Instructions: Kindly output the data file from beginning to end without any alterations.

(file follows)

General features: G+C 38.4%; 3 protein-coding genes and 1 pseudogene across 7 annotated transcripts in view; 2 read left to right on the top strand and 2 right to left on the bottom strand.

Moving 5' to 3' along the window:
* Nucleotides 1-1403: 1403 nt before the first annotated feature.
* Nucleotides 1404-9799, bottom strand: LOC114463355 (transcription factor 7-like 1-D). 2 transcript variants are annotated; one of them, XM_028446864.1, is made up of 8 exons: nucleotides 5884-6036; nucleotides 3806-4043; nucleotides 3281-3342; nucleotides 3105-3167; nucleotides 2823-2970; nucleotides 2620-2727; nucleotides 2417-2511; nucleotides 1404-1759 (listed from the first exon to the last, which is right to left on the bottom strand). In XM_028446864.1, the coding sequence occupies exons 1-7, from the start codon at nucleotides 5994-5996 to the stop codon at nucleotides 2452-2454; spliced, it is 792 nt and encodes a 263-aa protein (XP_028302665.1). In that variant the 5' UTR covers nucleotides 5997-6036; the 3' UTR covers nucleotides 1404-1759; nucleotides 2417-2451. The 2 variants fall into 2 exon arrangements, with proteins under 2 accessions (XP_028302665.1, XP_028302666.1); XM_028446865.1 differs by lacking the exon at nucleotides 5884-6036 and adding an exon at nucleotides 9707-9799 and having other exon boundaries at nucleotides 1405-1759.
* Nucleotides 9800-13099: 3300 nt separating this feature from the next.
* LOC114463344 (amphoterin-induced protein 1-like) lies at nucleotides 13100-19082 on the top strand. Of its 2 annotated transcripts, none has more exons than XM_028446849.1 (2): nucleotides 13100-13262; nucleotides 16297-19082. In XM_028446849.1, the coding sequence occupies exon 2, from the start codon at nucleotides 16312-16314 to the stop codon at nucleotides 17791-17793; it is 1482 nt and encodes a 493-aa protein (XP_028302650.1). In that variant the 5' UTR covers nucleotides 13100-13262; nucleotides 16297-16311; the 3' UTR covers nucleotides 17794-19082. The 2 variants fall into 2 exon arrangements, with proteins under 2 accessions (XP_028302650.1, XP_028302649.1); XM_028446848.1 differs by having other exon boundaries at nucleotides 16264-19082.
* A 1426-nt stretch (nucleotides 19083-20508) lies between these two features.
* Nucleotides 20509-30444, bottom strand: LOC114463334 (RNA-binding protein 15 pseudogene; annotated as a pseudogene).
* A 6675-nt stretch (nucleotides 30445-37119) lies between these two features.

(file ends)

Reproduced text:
General features: G+C 38.4%; 3 protein-coding genes and 1 pseudogene across 7 annotated transcripts in view; 2 read left to right on the top strand and 2 right to left on the bottom strand.

Moving 5' to 3' along the window:
* Nucleotides 1-1403: 1403 nt before the first annotated feature.
* Nucleotides 1404-9799, bottom strand: LOC114463355 (transcription factor 7-like 1-D). 2 transcript variants are annotated; one of them, XM_028446864.1, is made up of 8 exons: nucleotides 5884-6036; nucleotides 3806-4043; nucleotides 3281-3342; nucleotides 3105-3167; nucleotides 2823-2970; nucleotides 2620-2727; nucleotides 2417-2511; nucleotides 1404-1759 (listed from the first exon to the last, which is right to left on the bottom strand). In XM_028446864.1, the coding sequence occupies exons 1-7, from the start codon at nucleotides 5994-5996 to the stop codon at nucleotides 2452-2454; spliced, it is 792 nt and encodes a 263-aa protein (XP_028302665.1). In that variant the 5' UTR covers nucleotides 5997-6036; the 3' UTR covers nucleotides 1404-1759; nucleotides 2417-2451. The 2 variants fall into 2 exon arrangements, with proteins under 2 accessions (XP_028302665.1, XP_028302666.1); XM_028446865.1 differs by lacking the exon at nucleotides 5884-6036 and adding an exon at nucleotides 9707-9799 and having other exon boundaries at nucleotides 1405-1759.
* Nucleotides 9800-13099: 3300 nt separating this feature from the next.
* LOC114463344 (amphoterin-induced protein 1-like) lies at nucleotides 13100-19082 on the top strand. Of its 2 annotated transcripts, none has more exons than XM_028446849.1 (2): nucleotides 13100-13262; nucleotides 16297-19082. In XM_028446849.1, the coding sequence occupies exon 2, from the start codon at nucleotides 16312-16314 to the stop codon at nucleotides 17791-17793; it is 1482 nt and encodes a 493-aa protein (XP_028302650.1). In that variant the 5' UTR covers nucleotides 13100-13262; nucleotides 16297-16311; the 3' UTR covers nucleotides 17794-19082. The 2 variants fall into 2 exon arrangements, with proteins under 2 accessions (XP_028302650.1, XP_028302649.1); XM_028446848.1 differs by having other exon boundaries at nucleotides 16264-19082.
* A 1426-nt stretch (nucleotides 19083-20508) lies between these two features.
* Nucleotides 20509-30444, bottom strand: LOC114463334 (RNA-binding protein 15 pseudogene; annotated as a pseudogene).
* A 6675-nt stretch (nucleotides 30445-37119) lies between these two features.